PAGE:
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Don’t Subject Refugees to a Religious Test

The GOP’s response to the Paris attacks is xenophobic and dangerous

This article originally appeared in the Al Jazeera America on Nov. 17, 2015.

By Elizabeth Shakman Hurd

Mere days after the Nov. 13 attacks in Paris, several leading Republican presidential candidates have come out in favor of a religious test for refugees from Syria who are seeking asylum in the United States. Sen. Ted Cruz is introducing legislation that would ban Muslim Syrian refugees from entering the country. Cruz also stated, preposterously, that Christians should be allowed in because “there is no meaningful risk of Christians committing acts of terror.” Jeb Bush suggested that “our focus ought to be on the Christians who have no place in Syria anymore.” Conservative media mogul Rupert Murdoch tweeted his support for a special exception to the refugee ban for “proven Christians.”

At the same time, a large group of mostly Republican governors across the country have said their states will no longer accept Syrian refugees, although legally they have no power to stop it. As MSNBC host Chris Hayes tweeted, “Have people lost their minds?”

We can hope this is only election year posturing, but the grown-ups in the room need to take this poisonous talk seriously and stop it now. Republicans have said that Democrats naively refuse to acknowledge the “religious” dimension of this situation. In a speech on Sunday, Cruz accused Democrats of “pretend[ing] there is no religious aspect to this.”

To their credit, President Barack Obama has called out this rhetoric as “shameful” and Democratic presidential frontrunner Hillary Clinton tweeted that it represented “a new low.” But critics of such religious tests need a more forceful response when faced with this issue. Americans who care about the possibility of realizing a pluralistic society need to be very clear: to oppose a religious test for refugees is not to ignore or disavow the role of religion in contemporary life. It is to affirm that a democratic society cannot impose a religious test as a precondition for entry into our political community.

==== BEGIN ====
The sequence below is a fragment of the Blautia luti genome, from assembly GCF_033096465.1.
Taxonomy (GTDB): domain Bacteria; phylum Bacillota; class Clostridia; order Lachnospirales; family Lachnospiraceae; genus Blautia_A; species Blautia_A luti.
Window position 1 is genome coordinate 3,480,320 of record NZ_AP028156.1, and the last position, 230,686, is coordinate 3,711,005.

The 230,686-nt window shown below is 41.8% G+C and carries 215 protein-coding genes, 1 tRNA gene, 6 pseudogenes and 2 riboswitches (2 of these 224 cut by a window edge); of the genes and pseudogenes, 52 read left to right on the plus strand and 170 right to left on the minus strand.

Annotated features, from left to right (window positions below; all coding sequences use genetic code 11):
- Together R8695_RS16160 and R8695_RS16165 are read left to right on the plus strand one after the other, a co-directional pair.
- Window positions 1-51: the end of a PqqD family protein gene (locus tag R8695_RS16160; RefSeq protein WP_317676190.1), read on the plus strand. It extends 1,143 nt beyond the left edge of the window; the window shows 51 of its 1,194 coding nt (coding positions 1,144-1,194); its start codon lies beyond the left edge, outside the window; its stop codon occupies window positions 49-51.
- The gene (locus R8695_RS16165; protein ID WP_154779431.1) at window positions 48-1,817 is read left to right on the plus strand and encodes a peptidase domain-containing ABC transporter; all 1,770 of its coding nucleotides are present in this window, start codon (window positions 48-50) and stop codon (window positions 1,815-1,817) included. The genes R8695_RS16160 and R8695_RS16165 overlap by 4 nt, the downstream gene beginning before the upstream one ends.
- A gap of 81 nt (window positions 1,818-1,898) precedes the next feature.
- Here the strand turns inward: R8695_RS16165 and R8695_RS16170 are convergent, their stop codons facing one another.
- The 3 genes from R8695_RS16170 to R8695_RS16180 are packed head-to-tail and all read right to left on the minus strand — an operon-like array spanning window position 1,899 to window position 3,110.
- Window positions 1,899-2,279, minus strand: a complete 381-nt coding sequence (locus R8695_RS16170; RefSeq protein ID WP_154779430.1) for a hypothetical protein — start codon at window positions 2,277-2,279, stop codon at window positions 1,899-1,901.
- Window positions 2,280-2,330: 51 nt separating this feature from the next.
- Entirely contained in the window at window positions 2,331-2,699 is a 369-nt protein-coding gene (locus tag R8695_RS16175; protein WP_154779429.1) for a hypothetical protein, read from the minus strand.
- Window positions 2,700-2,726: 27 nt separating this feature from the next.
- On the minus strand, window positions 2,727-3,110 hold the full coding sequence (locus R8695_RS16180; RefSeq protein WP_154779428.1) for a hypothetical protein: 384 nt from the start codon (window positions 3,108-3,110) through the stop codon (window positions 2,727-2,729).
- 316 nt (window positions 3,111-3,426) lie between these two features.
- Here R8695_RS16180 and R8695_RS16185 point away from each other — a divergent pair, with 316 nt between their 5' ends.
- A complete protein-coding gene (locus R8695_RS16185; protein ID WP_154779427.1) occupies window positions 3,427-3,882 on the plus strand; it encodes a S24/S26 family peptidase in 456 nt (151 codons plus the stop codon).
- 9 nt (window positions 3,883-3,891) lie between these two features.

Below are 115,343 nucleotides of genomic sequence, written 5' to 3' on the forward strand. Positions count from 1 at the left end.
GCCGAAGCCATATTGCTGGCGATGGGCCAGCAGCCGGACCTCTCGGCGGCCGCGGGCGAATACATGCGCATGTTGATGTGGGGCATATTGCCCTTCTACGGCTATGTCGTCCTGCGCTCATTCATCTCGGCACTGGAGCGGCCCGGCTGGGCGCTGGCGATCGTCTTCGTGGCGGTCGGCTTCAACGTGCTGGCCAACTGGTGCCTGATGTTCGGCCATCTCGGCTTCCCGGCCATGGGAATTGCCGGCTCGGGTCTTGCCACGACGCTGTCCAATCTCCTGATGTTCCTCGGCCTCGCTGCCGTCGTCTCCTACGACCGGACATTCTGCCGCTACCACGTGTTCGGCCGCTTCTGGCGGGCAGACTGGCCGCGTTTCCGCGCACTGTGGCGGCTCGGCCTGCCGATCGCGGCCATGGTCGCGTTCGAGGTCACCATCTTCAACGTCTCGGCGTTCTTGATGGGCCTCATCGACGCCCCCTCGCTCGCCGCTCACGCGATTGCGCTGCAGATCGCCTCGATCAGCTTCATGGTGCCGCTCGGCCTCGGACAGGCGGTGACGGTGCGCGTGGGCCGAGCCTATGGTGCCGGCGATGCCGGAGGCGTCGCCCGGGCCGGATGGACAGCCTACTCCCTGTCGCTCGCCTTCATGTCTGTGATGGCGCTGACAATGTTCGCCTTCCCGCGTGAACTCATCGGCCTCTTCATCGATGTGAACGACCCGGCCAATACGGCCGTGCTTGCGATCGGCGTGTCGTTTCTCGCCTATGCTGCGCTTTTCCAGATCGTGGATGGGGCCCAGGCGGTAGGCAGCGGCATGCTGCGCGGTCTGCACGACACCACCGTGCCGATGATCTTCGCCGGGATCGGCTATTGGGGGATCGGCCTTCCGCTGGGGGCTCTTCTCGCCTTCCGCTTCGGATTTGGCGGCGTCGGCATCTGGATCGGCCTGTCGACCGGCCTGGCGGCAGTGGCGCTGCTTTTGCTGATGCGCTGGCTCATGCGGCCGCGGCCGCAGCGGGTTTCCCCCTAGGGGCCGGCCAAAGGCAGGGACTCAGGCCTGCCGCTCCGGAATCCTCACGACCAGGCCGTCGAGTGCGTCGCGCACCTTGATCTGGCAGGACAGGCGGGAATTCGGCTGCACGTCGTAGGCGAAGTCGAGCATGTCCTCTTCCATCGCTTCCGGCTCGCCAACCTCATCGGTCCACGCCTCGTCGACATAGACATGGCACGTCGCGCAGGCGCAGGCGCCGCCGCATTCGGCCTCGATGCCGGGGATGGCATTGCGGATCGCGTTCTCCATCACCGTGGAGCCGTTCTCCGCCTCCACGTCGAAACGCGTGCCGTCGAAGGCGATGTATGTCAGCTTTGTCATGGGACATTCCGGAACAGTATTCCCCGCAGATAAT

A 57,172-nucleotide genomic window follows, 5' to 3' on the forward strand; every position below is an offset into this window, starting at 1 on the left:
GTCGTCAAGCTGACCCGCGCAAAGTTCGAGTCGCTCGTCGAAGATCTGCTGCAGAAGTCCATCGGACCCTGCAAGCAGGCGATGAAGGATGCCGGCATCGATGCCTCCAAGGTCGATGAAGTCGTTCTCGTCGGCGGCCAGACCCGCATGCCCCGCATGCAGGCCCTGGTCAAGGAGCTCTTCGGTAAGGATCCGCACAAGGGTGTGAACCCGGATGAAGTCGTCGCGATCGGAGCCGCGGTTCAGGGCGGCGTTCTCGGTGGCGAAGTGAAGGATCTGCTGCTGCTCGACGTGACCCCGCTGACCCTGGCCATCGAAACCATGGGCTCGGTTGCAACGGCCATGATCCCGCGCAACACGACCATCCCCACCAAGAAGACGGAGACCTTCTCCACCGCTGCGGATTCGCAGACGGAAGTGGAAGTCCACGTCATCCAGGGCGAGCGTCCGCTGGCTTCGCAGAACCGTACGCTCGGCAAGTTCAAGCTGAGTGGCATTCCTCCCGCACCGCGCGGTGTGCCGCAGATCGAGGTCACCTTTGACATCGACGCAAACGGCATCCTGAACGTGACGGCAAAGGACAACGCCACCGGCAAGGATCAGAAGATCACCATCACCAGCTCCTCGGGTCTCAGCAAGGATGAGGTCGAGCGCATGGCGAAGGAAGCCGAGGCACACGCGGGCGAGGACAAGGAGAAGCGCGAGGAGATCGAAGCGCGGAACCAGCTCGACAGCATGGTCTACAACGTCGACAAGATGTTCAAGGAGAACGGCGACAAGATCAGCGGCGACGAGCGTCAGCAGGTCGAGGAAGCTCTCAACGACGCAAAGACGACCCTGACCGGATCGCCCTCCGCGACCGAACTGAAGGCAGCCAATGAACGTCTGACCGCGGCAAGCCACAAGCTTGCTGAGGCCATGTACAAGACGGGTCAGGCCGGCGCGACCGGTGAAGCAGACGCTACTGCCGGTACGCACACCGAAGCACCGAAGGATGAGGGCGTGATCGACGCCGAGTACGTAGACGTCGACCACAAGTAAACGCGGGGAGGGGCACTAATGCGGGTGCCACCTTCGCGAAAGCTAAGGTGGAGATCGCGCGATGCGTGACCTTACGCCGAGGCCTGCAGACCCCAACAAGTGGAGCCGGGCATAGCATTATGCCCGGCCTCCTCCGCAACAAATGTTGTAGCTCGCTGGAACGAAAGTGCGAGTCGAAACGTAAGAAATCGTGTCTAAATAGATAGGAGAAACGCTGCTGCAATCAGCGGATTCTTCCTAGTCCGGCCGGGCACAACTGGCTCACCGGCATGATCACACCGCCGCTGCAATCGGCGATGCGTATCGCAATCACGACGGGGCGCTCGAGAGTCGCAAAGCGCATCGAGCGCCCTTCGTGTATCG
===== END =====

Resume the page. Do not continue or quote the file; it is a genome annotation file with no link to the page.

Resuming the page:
Of course there are religious aspects to the war in Syria. Religion is deeply woven into the fabric of human society, politics and history everywhere. But the Syrian war cannot be reduced to religion or religious dynamics. Tens of thousands of Syrians, Muslims and Christians alike are fleeing from threats ranging from the Islamic State in Iraq and the Levant (ISIL), which claims responsibility for the Paris attacks, to the brutal regime of Syrian President Bashar al-Assad.

More to the point, the Syrian people cannot be reduced to their status as believers or non-believers in a particular U.S. government-defined version of Christianity — or any other religion. Such a test would do violence to the U.S. Constitution, which prohibits “the making of any law respecting an establishment of religion.”

But beyond the legalities, there is no stable core of any religion that can be identified by the government as “authentic” or “orthodox” for the purposes of a religious test for refugees, or for anyone else. Who decides who is authentically Christian and who is just faking it? Who will determine whether a conversion to Christianity is authentic or not? Which denominations or sects of Christianity qualify as Christian, and which are merely imposters? Which government agency will make these determinations? Immigration and Customs Enforcement? Homeland Security? The State Department’s Office of Religion and Global Affairs?

To subject prospective refugees to a religious test would also do violence to the complex realities of the Syrian war and the millions of Syrian men, women and children who are suffering so tragically as a result of it. The goal of the Syrian opposition in 2011 was to put an end to the state’s brutal treatment and exploitation of the Syrian people. The Syrian war has complex roots in economic deprivation, social injustice and everyday oppression. To reduce this deeply complex regional and international conflict to a problem of “Islamic terrorism” simply misreads reality.

Both the Assad regime and ISIL have benefited enormously from the politicization of sectarian difference. It has made it easier for them to justify their violent dispossession of the Syrian people in the name of fighting Sunni extremism and Shia oppression, respectively.

A religious test for citizenship also politicizes religious difference. It is something we might expect from ISIL, not a major political party in an advanced democracy. To hear it from U.S. presidential contenders is indeed shameful. The Republican Party is on the precipice, and it is every American’s responsibility to end this nonsense and pull them back from the edge. If we are incapable of that, then maybe Chris Hayes is right. We’ve lost our minds.

Elizabeth Shakman Hurd is associate professor of political science at Northwestern University and the author of "The Politics of Secularism in International Relations" and "Beyond Religious Freedom: The New Global Politics of Religion."

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